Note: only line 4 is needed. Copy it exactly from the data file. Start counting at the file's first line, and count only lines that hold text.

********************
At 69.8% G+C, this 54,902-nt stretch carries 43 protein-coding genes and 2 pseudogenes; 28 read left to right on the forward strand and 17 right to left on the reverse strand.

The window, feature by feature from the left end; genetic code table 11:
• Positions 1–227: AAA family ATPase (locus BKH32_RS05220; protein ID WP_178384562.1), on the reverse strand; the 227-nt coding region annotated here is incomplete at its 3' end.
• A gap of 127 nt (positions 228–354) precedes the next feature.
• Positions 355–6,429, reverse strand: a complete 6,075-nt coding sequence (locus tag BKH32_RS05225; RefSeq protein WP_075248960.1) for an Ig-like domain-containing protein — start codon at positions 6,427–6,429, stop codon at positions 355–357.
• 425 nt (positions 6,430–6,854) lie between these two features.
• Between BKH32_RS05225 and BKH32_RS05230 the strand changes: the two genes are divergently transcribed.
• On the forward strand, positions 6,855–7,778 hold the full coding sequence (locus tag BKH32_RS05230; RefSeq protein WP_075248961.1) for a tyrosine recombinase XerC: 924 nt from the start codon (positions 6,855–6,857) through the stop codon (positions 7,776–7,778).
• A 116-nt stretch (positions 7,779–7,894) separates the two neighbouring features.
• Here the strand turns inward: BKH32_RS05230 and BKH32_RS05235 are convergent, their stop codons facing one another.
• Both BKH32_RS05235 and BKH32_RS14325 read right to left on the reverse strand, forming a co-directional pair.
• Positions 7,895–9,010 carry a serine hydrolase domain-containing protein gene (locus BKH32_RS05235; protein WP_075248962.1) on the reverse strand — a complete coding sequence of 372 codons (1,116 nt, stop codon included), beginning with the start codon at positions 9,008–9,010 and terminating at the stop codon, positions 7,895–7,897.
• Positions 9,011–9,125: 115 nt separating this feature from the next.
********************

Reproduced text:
• A gap of 127 nt (positions 228–354) precedes the next feature.